Monday, December 3, 2007

Two Hours In The Uncanny Valley

At the behest of my partner-in-crime, Loaded Questions Kelly, I went to see Beowulf.

There's a theory called The Uncanny Valley that is applicable here. I quote from Wikipedia:

as a robot is made more humanlike in its appearance and motion, the emotional response from a human being to the robot will become increasingly positive and empathic, until a point is reached beyond which the response quickly becomes that of strong repulsion

In other words, when something is very humanlike, but not quite there, we tend to reject it. One can think of many reasons why a corpse is creepy, but why mannequins? How about a Real Doll? Well, okay, lotta reasons that's creepy.

Beowulf is two hours in the Uncanny Valley. Better than Final Fantasy, in some ways, and presumably better than director Zemeckis' earlier work, The Polar Express, which I could not bring myself to watch, Beowulf still had me thinking thoughts like, "Hey, that almost looks like Anthony Hopkins!"

They spent millions creating animated models of Hopkins, Robin Wright (Princess Bride) Penn and of course, Ray Winstone, but they clearly devoted a huge amount of time and energy to the Jolie model. In some shots, from some angles, it's very impressive. Because the "hits" are so good, the "misses" are terribly jarring, reminding you that, in fact, it's not Jolie but an amazing simulation.

With Hopkins, you sorta think, "Hey, that kinda looks like Sir Anthony," but actually, with both him and Jolie, you miss their subtler facial twitches and tics. Maybe Hopkins over-acts in general, but whatever the reason, his model seems flat. Some of the biggest misfires with Jolie's model is a failure to capture her seductiveness. (Though, in fairness to her animators, I can't recall a time she's been a truly evil character, as she is here.)

Winstone and Penn hardly look like themselves, or realistic at all, but that sort of works in their favor. I don't know Winstone enough by look. And, to be honest, I have a strange sort of uncanny valley feeling whenever I see Penn, especially in Princess Bride. I have some sort of disconnect between my brain being told she's a beautiful princess and what my eyes are seeing. (Not that she's ugly or anything, it's just an odd feeling I get when I see her, which the movie actually recreated pretty well.)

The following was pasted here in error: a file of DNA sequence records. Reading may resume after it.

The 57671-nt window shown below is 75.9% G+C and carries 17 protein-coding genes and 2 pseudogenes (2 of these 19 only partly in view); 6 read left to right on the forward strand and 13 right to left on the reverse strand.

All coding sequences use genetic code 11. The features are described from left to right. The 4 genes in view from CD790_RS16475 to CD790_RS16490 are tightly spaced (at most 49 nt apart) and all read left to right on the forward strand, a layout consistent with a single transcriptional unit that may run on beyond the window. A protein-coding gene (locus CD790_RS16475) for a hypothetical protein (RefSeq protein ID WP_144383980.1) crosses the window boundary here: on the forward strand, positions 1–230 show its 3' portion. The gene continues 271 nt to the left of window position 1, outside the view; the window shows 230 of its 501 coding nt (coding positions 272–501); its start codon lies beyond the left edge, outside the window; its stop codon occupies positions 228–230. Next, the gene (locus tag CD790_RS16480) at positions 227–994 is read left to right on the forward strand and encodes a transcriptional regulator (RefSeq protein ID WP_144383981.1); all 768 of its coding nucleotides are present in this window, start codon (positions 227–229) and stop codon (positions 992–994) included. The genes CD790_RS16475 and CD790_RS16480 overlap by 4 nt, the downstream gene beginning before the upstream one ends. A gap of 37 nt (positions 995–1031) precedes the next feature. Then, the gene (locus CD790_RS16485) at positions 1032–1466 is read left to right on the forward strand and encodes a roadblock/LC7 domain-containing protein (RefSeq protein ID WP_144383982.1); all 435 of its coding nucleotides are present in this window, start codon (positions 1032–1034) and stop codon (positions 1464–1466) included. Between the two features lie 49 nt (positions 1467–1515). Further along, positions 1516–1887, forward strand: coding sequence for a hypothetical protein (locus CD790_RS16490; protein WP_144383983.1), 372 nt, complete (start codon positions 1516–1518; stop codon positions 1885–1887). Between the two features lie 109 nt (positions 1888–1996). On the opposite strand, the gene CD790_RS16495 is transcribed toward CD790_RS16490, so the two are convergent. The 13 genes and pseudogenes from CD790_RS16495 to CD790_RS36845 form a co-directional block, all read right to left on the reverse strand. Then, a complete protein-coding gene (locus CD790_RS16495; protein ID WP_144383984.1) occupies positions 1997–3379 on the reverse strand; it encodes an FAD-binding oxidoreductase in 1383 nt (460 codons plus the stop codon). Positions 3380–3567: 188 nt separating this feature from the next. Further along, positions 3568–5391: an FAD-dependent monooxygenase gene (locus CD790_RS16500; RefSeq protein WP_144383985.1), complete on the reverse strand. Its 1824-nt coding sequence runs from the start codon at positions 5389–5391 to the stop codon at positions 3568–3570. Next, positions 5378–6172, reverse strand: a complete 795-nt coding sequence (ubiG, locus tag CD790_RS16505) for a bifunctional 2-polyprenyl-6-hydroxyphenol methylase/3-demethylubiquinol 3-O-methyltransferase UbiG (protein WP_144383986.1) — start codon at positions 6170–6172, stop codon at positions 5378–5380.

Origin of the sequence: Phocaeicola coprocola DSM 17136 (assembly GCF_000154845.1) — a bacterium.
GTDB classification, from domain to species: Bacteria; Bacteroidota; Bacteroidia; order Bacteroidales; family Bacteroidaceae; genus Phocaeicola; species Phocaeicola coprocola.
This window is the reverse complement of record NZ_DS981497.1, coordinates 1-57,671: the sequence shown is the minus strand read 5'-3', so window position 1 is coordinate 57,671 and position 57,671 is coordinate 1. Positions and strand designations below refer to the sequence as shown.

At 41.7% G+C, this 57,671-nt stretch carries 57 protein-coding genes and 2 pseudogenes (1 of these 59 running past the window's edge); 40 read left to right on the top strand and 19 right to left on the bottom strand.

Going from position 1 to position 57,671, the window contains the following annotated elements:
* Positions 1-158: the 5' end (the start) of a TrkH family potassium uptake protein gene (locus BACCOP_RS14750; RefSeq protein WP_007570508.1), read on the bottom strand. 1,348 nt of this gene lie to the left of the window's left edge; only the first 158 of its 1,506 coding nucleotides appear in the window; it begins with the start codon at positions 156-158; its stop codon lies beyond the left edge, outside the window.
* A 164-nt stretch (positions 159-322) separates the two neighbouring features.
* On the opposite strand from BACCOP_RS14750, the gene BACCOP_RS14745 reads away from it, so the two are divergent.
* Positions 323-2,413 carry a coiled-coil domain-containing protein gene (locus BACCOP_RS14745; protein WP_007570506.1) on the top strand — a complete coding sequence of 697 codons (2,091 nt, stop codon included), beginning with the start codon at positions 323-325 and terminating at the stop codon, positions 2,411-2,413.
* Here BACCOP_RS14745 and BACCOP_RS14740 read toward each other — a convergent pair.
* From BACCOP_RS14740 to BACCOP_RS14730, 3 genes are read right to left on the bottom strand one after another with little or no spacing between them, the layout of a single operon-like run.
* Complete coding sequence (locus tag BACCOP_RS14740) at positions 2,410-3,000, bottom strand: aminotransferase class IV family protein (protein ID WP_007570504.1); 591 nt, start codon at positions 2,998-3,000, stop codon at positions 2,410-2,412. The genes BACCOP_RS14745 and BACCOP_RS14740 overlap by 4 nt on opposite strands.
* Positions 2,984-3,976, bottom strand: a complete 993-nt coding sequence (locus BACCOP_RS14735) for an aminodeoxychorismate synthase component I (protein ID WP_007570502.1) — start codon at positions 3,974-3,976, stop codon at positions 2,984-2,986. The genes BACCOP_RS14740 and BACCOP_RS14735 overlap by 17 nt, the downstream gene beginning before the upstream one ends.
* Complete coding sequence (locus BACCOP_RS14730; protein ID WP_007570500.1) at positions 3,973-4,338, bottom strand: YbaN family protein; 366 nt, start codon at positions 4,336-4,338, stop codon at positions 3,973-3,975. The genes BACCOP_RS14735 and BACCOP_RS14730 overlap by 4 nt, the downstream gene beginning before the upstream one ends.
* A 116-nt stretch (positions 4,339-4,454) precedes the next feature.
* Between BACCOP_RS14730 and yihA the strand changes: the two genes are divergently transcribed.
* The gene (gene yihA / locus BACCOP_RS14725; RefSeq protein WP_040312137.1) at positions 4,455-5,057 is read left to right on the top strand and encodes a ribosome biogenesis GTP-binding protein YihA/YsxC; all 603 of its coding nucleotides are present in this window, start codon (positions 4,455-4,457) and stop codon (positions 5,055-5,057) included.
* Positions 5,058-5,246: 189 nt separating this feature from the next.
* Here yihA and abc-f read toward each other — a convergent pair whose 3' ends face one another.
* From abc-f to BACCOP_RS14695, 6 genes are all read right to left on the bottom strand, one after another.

Obviously, I'm rambling about the animation here but that's because it was always on my mind. As with Sky Captain and the World of Tomorrow and Final Fantasy, I'm constantly thinking about the technique while I'm watching it. It's very tiring. Even the more adventurous animé techniques (like those in Appleseed) usually vanish as the movie progresses.

Not for me. Not with this sort of CGI. (Pixar, no problem.)

I didn't see the 3D version. This will be the first iteration of a new 3D technique I've missed in my lifetime. It usually barely works for me and almost always gives me a headache. Plus, the movies are almost always pure crap. (Exceptions being the original versions of The House of Wax and The Creature from the Black Lagoon. Back in my day, they didn't even try.)


This movie takes the thinly plotted Old English poem Beowulf and, uh, oh, hell, does it matter? OK, basically, the movie takes a straightforward story of a guy who beats the crap out of two evil monsters, and then a third evil monster when he's old, and turns it into a story about a guy who beats the crap out of one evil monster, has sex with the second, and thereby spawns the third, which then kill each other.

And, yes, if you're keeping score at home, monster #2 (Ms. Jolie) lives on to, presumably, inspire a sequel.

The whole sex angle is...different. And I guess it adds some depth to an otherwise straightforward story. Though since he ends up dying as a result of his own earlier sin, it takes some of the shine off the story. The story's Beowulf was not a man with any sort of weaknesses (as pointed out by this review by Dan at Gay Patriot). They foreshadow Beowulf's fall from grace by showing him losing a swimming contest because he stopped to kill some sea serpents and canoodle with some mermaids.

Of course, when you combine that with Hrothgar's (Hopkins) previous dalliance with Grendel's mother, it's obvious what's going to happen.

Stupid though it may seem, Walthow's (Penn) icy perfection made Beowulf's tryst seem somewhat understandable (even if she and Beowulf weren't yet involved). Even as an evil water demon, Jolie seemed a lot more inviting than Penn.

Of course, I don't remember any women in the poem.
I do remember a naked fight.
I would have also sworn that Beowulf wins his last fight through the power of Jesus.

The mind, it plays tricks.

Well, overall, it wasn't horrible. Mostly not boring. The Boy sez, "It was stupid."

Look for Crispin Glover as GRENDEL! in an upcoming musical version.


  1. Now when you say it was at my behest you make it sound like I asked you to see if because I thought you would enjoy yourself. That's not why I asked you. It was because I thought we could argue about it.

  2. And did you?

    NO! I sat through that ... movie and you bailed on me!

    You owe me.


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